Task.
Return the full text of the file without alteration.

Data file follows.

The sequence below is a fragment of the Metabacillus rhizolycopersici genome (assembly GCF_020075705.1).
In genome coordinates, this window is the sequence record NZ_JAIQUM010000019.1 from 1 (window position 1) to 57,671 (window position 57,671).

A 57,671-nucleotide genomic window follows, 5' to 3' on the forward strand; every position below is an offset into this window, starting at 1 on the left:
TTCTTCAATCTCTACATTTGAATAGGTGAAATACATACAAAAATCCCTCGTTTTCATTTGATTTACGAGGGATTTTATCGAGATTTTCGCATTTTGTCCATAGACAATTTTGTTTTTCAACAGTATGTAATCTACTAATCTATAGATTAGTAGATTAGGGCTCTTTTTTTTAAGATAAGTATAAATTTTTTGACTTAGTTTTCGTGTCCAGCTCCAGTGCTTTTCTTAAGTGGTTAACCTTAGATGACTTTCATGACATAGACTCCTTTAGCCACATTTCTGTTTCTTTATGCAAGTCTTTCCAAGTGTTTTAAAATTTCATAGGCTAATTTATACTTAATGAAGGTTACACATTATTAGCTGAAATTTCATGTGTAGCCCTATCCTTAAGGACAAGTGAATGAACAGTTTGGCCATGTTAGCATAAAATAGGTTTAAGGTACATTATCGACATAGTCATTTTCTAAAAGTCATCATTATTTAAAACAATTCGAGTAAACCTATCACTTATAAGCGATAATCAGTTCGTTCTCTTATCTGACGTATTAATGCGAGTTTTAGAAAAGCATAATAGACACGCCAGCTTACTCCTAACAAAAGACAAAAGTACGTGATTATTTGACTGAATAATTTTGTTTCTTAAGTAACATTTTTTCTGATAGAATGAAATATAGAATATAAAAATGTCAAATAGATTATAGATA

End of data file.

The sequence below is a fragment of the Metabacillus rhizolycopersici genome (assembly GCF_020075705.1).
In genome coordinates, this window is the sequence record NZ_JAIQUM010000019.1 from 1 (window position 1) to 57,671 (window position 57,671).

A 57,671-nucleotide genomic window follows, 5' to 3' on the forward strand; every position below is an offset into this window, starting at 1 on the left:
TTCTTCAATCTCTACATTTGAATAGGTGAAATACATACAAAAATCCCTCGTTTTCATTTGATTTACGAGGGATTTTATCGAGATTTTCGCATTTTGTCCATAGACAATTTTGTTTTTCAACAGTATGTAATCTACTAATCTATAGATTAGTAGATTAGGGCTCTTTTTTTTAAGATAAGTATAAATTTTTTGACTTAGTTTTCGTGTCCAGCTCCAGTGCTTTTCTTAAGTGGTTAACCTTAGATGACTTTCATGACATAGACTCCTTTAGCCACATTTCTGTTTCTTTATGCAAGTCTTTCCAAGTGTTTTAAAATTTCATAGGCTAATTTATACTTAATGAAGGTTACACATTATTAGCTGAAATTTCATGTGTAGCCCTATCCTTAAGGACAAGTGAATGAACAGTTTGGCCATGTTAGCATAAAATAGGTTTAAGGTACATTATCGACATAGTCATTTTCTAAAAGTCATCATTATTTAAAACAATTCGAGTAAACCTATCACTTATAAGCGATAATCAGTTCGTTCTCTTATCTGACGTATTAATGCGAGTTTTAGAAAAGCATAATAGACACGCCAGCTTACTCCTAACAAAAGACAAAAGTACGTGATTATTTGACTGAATAATTTTGTTTCTTAAGTAACATTTTTTCTGATAGAATGAAATATAGAATATAAAAATGTCAAATAGATTATAGATA